Over the course of four months, a property owner regularly and repeatedly remote-started his pickup truck, revved its engine, and activated its alarm to scare a neighbor's young piano students as they walked past his truck on the way to their lessons.  The neighbor sued for the tort of outrage, and the trial court awarded her a judgment of $40,000.  On appeal, the Washington Court of Appeals held that annoying conduct done frequently over an extended period of time with the intent to cause severe emotional distress to a person can form the basis of an outrage claim and ruled that the owner's conduct was sufficiently outrageous and extreme to support the judgment against him.

June 19, 2019

Washington Legislature Amends WUCIOA

The Washington Legislature recently approved a new law updating the Washington Uniform Common Interest Ownership Act ("WUCIOA"; RCW 64.90) in various ways. The most significant changes related to condominium liability.    

Under the new law, officers and board members of condominiums are entitled to the same immunity from liability that is available to officers and directors of nonprofit corporations.  The new law establishes that condominium developers' warranties to unit purchasers include construction in accordance with engineering and construction standards, including applicable building codes, generally accepted in the state of Washington at the time of construction.  It also provides that physical damage to the unit or common elements, material impairment of the performance of mechanical, electrical, plumbing, elevator, or similar building equipment, or an actual, unreasonable safety risk to the occupants of the condominium is a necessary element to establish breach of warranty.  

The new law takes effect on July 28, 2019.  The periodic enactment of state laws is one reason that condominium and homeowners associations should consider an ongoing relationship with an attorney who focuses on community association law.     

May 17, 2019

Washington Court of Appeals Affirms Covenant Enforcement Jurisdiction

The Washington Court of Appeals recently ruled in an unpublished opinion that a superior court had jurisdiction over a covenant enforcement lawsuit by a community association against a set of its owners.  The litigation concerned the owners' decision to build an addition to their deck on their property without the approval of the association's architectural control committee as required by the association's covenants.  The superior court entered a judgment for the association that awarded over $200,000 in attorney fees, noting that it had original jurisdiction over actions for enforcement of covenants under Article 4, Section 6 of the Washington Constitution.   

April 15, 2019

Court of Appeals Upholds Condominium Association's Collection Action

The Washington Court of Appeals recently ruled in favor of a condominium association in an assessment collection dispute.  The Court affirmed the association's power to levy regular and special assessments for common expenses and its perfected lien on the unit.  It noted that the owner was not entitled under the association's bylaws to notice or an opportunity to cure prior to the referral of the assessment debt to an attorney for collection.  The Court finally rejected the owner's argument that summary judgment was inappropriate because she disputed the amount owed, pointing out that "she admits to owing money to the Association, and the Washington Condominium Act creates a lien for assessments that can be foreclosed on for any past due amount owed by a unit owner."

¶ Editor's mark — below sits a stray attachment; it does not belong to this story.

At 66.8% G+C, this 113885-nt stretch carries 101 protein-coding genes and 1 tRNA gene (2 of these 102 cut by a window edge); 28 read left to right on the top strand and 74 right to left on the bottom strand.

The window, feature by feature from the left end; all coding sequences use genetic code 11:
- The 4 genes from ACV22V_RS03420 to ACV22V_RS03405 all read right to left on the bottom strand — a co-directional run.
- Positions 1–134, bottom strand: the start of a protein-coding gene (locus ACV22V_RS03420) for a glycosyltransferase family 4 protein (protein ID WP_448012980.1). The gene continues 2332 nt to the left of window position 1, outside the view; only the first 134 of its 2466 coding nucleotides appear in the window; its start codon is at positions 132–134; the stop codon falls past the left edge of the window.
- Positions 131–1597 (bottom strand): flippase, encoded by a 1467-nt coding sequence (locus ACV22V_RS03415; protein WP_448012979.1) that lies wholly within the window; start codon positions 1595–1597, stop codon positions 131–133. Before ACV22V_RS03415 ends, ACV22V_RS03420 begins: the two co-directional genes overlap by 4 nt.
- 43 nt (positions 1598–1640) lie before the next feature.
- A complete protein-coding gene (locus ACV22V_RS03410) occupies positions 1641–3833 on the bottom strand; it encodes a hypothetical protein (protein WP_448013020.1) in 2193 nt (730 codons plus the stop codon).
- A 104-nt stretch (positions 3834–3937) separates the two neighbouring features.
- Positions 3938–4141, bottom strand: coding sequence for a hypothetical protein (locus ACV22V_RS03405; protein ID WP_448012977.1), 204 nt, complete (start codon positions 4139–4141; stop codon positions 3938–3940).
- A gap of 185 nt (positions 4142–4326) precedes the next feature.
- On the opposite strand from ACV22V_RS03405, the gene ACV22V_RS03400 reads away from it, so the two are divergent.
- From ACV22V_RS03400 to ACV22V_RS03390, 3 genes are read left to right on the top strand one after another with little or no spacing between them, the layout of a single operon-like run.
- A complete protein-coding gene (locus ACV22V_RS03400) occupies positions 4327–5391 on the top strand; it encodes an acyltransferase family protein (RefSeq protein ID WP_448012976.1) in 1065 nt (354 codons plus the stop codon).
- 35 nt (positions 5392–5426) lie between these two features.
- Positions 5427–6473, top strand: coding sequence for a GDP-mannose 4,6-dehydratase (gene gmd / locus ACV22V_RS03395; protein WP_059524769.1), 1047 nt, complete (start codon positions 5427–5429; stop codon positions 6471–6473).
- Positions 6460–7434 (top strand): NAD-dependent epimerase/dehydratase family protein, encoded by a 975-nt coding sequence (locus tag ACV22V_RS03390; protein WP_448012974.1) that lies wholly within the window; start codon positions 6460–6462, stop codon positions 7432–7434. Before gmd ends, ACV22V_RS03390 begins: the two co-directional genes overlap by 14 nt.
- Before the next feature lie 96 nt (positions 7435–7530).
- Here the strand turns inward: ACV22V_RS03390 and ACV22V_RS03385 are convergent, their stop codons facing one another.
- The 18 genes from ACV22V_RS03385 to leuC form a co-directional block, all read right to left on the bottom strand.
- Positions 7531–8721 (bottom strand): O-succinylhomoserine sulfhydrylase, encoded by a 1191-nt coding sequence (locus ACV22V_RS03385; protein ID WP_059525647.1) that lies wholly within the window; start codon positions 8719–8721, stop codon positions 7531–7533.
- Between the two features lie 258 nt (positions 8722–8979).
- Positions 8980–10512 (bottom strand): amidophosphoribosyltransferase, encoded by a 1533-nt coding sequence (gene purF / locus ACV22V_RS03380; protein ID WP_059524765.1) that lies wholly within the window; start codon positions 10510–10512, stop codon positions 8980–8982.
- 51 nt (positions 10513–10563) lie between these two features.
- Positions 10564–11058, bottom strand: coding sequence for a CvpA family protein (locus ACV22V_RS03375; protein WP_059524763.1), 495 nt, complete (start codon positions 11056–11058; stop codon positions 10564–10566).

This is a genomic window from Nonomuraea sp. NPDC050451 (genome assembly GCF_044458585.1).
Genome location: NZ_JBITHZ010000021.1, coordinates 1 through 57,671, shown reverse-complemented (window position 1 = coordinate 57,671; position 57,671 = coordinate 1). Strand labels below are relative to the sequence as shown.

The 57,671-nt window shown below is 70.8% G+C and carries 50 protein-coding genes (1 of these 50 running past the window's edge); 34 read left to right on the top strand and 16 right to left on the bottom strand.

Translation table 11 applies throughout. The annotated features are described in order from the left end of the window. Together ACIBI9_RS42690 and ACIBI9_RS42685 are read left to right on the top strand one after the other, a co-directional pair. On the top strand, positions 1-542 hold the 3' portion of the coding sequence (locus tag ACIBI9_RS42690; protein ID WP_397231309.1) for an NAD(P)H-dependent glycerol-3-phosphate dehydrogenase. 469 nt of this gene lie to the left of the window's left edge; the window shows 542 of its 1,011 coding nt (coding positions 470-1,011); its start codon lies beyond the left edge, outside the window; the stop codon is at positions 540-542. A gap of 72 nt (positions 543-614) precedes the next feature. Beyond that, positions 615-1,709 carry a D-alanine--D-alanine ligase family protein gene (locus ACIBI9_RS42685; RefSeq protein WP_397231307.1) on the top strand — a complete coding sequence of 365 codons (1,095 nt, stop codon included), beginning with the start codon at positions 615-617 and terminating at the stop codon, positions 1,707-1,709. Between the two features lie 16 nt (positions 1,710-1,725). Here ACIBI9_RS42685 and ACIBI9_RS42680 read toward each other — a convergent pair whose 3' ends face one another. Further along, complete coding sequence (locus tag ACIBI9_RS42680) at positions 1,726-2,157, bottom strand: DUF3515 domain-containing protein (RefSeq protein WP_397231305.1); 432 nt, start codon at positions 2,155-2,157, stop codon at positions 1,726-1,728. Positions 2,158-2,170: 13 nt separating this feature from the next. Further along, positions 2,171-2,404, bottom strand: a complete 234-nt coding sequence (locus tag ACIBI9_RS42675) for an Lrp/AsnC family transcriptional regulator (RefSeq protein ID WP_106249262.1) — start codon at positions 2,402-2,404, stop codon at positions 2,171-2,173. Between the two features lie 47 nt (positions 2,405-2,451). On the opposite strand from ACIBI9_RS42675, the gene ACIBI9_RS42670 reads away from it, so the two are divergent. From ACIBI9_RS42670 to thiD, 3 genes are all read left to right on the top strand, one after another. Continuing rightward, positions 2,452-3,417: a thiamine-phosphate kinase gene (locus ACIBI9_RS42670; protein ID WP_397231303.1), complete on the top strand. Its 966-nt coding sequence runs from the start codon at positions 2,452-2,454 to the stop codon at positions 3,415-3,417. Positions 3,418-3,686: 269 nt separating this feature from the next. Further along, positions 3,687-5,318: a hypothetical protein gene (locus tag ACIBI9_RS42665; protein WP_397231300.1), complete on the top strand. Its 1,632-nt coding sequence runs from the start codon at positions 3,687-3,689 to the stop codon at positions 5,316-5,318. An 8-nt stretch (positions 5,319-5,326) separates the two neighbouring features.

March 18, 2019

Parking and Storage Litigation Resolved in Favor of Condominium Association

The Washington Court of Appeals recently ruled in favor of a condominium association in an unpublished opinion concerning the ownership of parking spaces and storage areas.  An owner came to believe that certain parking spaces and storage areas were appurtenant to his units.  The trial court concluded on summary judgment that the owner did not have a valid legal claim to those parking spaces and storage areas, and it went on to sanction the owner and his attorneys for filing a frivolous and meritless lawsuit.  The appellate court affirmed those decisions, noting that the owner was not able to demonstrate that an assignment of the relevant parking spaces and storage areas had ever occurred.                  

February 6, 2019

Failure to Prevent Transfer of Tree Debris Does Not Support a Nuisance Action

A married couple brought a nuisance action against their neighbors because debris from a tree on the latter's property caused staining on the former's property.  The trial court ruled that the married couple did not establish actionable nuisance (an unreasonable interference with another's use and enjoyment of property), and the Court of Appeals recently affirmed that ruling in an unpublished opinion.  The Court pointed out that a number of other courts, including the Washington Supreme Court in 1921(!), have indicated in past related cases that the failure of a landowner to prevent the blowing or dropping of leaves, branches, and sap from a healthy tree located wholly on his or her property onto a neighbor's property does not constitute a nuisance.  

January 2, 2019

Homeowners Associations Ruled Jointly Obligated to Maintain Pond

After examining the relevant plats and agreements, the Washington Court of Appeals ruled last month that two homeowners associations are jointly obligated to maintain a stormwater drainage pond.  The relevant documents were viewed to complement one other in a manner that established that shared obligation.  This case demonstrates that community associations must carefully evaluate their governing documents and agreements (and sometimes other associations' governing documents and agreements as well) when a dispute arises regarding maintenance obligations.